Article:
I'm part of this workshop program/course/thingy: The Three C's, that focuses on helping individuals basically be their authentic selves in their career world -- the results of which, of course, transfer into their personal world as well. I am not really the best student (never really been, if I'm being honest); but, having been traveling from one country to the next, and one city to the next touring the festival circuit with Utopia, I have missed a couple classes and I am now playing catch up.
This week's focus has been research.
That word "research" is a big one for me! lol! Because, I believe strongly in it; and yet, I question what makes for good research?
Is it reading articles from authority figures, i.e. experts in a given area of study? And, how did those experts become expert anyhow? Was it through years of study and learning from other experts? And, yup, ya guessed it--what makes those experts these experts have learned from experts, annnnnnnd down the rabbit hole we go with this line of questioning.
So, back to a more reasonable line of questioning, shall we? "What makes for good research?" lol!
Google has become my point of entry into the world of research on any topic; thanks Larry Page and Sergey Brin. After which point, I land in a mess of articles, videos, essays, message boards, social media sites, etc, etc, having one or more (and sometimes no) connections to the subject of my research.
Now, that begs the question: is googling something research?
Aha! That one's sure to trigger an affected accent debate amongst the elbow patched high brows at a late night whiskey tasting party in a room that could very well double as a dungeon -- shh.
Ok, here's what I think about research:
If you are lucky enough to form a working hypothesis (a valid working hypothesis) that you care that much about that you've decided to go down the metaphorical insect ridden rabbit hole to find out if your hypothesis is true or false; or, if you've simply got this nagging question that's pushed you to the edge of your computer keyboard and your fingers are itching to wreak havoc in the name of research, then just start somewhere -- anywhere.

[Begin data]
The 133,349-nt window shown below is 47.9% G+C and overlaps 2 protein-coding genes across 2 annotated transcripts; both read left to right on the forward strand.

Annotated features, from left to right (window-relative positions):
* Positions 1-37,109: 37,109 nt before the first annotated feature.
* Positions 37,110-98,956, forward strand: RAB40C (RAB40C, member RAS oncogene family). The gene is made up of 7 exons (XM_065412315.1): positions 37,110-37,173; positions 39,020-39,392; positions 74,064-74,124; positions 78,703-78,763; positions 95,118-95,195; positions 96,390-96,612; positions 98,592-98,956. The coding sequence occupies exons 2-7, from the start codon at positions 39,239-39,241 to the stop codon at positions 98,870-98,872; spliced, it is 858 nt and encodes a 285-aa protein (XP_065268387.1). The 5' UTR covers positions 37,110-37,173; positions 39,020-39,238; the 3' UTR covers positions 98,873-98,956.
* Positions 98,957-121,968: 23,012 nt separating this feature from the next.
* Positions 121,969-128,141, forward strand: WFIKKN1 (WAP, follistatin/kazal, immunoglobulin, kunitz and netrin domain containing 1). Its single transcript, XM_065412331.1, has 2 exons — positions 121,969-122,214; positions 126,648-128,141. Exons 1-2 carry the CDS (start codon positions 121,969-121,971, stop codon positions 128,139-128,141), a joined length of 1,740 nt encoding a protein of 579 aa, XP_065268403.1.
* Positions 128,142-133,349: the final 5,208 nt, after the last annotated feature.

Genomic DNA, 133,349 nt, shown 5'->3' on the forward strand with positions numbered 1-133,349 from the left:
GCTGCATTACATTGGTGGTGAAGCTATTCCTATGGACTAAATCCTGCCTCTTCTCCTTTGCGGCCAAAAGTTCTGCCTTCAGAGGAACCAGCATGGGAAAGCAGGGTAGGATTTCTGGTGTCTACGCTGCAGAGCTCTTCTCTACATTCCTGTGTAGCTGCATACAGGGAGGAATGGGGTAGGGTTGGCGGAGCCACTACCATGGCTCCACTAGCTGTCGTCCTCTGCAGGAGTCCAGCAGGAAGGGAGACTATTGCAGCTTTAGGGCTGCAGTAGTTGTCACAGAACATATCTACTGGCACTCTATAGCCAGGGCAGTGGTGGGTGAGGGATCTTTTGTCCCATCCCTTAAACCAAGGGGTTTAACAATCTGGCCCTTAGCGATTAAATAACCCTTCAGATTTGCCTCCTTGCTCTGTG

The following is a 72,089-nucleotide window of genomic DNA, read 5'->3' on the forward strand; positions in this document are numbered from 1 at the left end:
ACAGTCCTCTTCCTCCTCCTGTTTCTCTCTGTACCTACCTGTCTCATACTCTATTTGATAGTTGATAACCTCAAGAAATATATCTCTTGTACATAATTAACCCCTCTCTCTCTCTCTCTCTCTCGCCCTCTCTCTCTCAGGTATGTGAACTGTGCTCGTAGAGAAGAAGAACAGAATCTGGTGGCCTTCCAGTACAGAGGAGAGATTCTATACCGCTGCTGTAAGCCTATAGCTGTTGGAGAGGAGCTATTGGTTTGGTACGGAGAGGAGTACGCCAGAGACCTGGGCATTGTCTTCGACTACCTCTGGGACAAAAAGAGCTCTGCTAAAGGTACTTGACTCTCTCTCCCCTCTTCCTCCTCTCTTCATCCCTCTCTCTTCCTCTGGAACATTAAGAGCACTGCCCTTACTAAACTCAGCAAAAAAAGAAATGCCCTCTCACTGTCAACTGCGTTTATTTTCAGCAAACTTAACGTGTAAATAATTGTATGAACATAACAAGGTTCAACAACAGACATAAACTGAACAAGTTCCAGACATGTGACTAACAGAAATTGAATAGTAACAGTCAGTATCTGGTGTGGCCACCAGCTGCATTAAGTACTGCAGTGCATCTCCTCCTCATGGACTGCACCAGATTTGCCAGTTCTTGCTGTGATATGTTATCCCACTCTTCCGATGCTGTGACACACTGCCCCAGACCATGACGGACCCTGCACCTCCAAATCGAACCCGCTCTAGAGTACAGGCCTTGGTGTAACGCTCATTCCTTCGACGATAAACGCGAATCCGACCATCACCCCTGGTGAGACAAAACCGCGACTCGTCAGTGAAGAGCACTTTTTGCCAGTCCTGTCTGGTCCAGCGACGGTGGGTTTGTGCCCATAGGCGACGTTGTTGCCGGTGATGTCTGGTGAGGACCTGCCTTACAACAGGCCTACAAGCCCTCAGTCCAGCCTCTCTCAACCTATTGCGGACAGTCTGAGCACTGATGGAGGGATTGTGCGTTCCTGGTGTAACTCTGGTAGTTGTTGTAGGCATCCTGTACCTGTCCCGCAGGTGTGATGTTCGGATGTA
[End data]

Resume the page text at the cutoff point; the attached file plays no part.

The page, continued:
But, don't make the mistake of thinking that everything you read about said research topic is true and valid until you find it to be true and valid. Yup, I know. WTF? And, HDF do you do that!?
I'm no expert on the subject, so I advise you to google it :))
On a serious note, you have to have some guidelines, as I just recently learned. Some sets rules, a hard line in the sand, so the speak: "here and no further!" lol! Actually, that's reversed. It's "at least here and even further." And, you have to define what that hard requirement, that hard proof is that you need in order to be able to accept the results of any given research material as accurate, true, factual, even definitive.
Hey, thank the heavens that you're not the first "man" on earth, huh :)
Now, whatever those requirements are for you, own them; but as we all know: growth requires change.
So, as you grow, be open to amending (for the better) those hard lines in the sand ONLY if they should be amended.
For instance, requiring that a piece of research be "peer reviewed" isn't something I'd advise anyone to amend. Or, requiring that a researcher's research results be "reproducible." That one's definitely a keeper: someone else has to be able to get the same results as you if they do the same tests, using a valid (representative sample) with the parameters you used for your tests, etc, etc.
What in the name of rabbits does this all have to do with screenwriting and film-making, ya ask!?
Before you tackle a subject matter in the name of creating your masterpiece, your magnum opus even, do your research. Before you decide to break a rule, know the rules cold. Before you decide to create something new, innovative, ground breaking, know the ground you are breaking first; etc, etc, itd, atd, osv, usw, ecc, jne, kisaltma, v.v... Ya know the drill.
In conclusion, sharing is caring so... yeah, share. You actually learn more when you do :+))
Till next time, cheers!
ps: images may be subject to copyright.
pps: the results of my research on escapism vs realism -- do people in general prefer escapist films to realistic ones?
The answer I found to be most true is this: yes; people, in general, prefer escapism.
That broke my heart a little 'cause I know it to be true for me too; and yet, I make films that exist in the space of realism...
Yup, go figure :)